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10% of deaths in road mishaps involve stray animals, says study

AVCs claimed 1,121 lives, left 252 severe, 179 minor injured in state

10% of deaths in road mishaps involve stray animals, says study

Almost 10 per cent of the total lives lost in road accidents in the state every year were due to stray animals colliding with ill-fated vehicles, a first-of-its-kind latest study has revealed.



Tribune News Service

Nitin Jain

Ludhiana, November 18

Almost 10 per cent of the total lives lost in road accidents in the state every year were due to stray animals colliding with ill-fated vehicles, a first-of-its-kind latest study has revealed.

The special research-based study was conducted by a team, led by Punjab Road Safety and Traffic Research Centre (PRSTRC) Director Navdeep Asija and comprising lead researcher Simranjeet Singh, on the directions of Chief Minister Bhagwant Mann in a bid to reduce animal-related road fatalities in the state.

The study has mapped the stray animal hotspots, where over two road accidents involving animals, either directly or indirectly, have been reported.

Surprisingly, a whopping 95 of the total 109 animal-vehicle collision (AVC) hotspots, as they have been defined, fall in the Malwa region whereas 11 were under Doaba and the Majha region has the least of three hotspots.

The hotspots had claimed 1,121 lives in road mishaps involving collisions with stray animals in the state during the past three years between 2020 and 2022.

Additional Director General of Police (ADGP), Traffic, Amardeep Singh Rai, said 1,121 fatalities, 252 severe injuries, and 179 minor injuries in the AVCs make up 8 to 10 per cent of the total annual road crash fatalities occurring on diverse roads of the state.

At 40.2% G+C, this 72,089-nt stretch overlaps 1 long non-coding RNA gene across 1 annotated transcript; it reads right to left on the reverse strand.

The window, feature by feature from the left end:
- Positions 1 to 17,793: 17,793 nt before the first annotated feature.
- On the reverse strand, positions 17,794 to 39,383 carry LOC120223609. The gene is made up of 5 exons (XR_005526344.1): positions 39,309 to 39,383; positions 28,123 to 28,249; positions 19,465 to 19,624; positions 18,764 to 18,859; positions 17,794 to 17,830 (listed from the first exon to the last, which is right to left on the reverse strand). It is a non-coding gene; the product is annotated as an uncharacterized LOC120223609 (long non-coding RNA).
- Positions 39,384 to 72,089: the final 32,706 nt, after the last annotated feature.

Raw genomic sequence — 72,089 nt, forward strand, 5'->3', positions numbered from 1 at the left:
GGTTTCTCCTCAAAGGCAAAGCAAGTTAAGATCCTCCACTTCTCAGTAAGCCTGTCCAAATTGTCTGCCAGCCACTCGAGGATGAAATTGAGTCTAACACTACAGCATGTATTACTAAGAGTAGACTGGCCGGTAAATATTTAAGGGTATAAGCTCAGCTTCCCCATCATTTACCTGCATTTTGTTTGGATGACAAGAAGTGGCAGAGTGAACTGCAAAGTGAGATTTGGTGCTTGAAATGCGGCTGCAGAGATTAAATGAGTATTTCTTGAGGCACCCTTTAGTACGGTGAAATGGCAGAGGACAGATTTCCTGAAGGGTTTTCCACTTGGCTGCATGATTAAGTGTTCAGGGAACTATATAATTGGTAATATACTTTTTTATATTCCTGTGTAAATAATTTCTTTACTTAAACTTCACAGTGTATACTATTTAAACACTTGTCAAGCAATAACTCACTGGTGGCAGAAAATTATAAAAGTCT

He said following a comprehensive analysis of road accident data across Punjab’s districts, it was evident that Bathinda, Muktsar, Moga, Sangrur, Faridkot, Patiala, and Mansa, all situated in the Malwa region, have consistently reported the highest fatality counts attributed to animal-vehicle collisions.

“This concentration of fatalities in the Malwa region represents a significant portion, accounting for 83.1 per cent of the total AVC fatalities in Punjab. In contrast, the Majha and Doaba regions collectively contribute 17 per cent of the total AVC fatalities,” Rai shared.

As per the methodology defined for the identification of animal-vehicle collision Hotspots (AVC hotspots) in the state, a total of 109 hotspots have been identified across various police districts, of which 95 AVC hotspots fall under the Malwa region whereas 11 and three AVC hotspots fall under the Doaba and Majha regions, respectively.

Among these hotspots, Bathinda stands out with the highest number at 14, followed by Muktsar and Faridkot with 11 AVC hotspots each. Other districts, including Mansa, Moga, Ludhiana and Sangrur, also exhibit multiple AVC hotspots, while several districts have only one identified hotspot.

“This comprehensive identification across Punjab’s road network provides valuable insights for road safety measures and interventions,” Dr Asija, who is also the Traffic Advisor to Punjab, said, adding that the study would present a comprehensive analysis of animal-vehicle collisions across the state’s entire road network, including an in-depth examination of each district, using police FIR data from 2020 to 2022. He hoped that these initiatives contribute to a holistic grasp of AVCs in the state, allowing for the formulation of evidence-backed strategies to prevent AVCs, enhance road safety and safeguard both human and animal populations.

To institute prompt measures: ADGP

“Within the scope of this research project, our goal is to identify particular geographic zones of road network in districts where the concentration of AVCs occurs, with the intention of designating road segments as AVC hotspots. This vital data holds the potential to equip local law enforcement agencies and government bodies with the information needed to carry out comprehensive investigations and institute prompt measures to mitigate risks in these accident-prone regions, ” said Amardep Singh Rai, ADGP, Traffic, Punjab.

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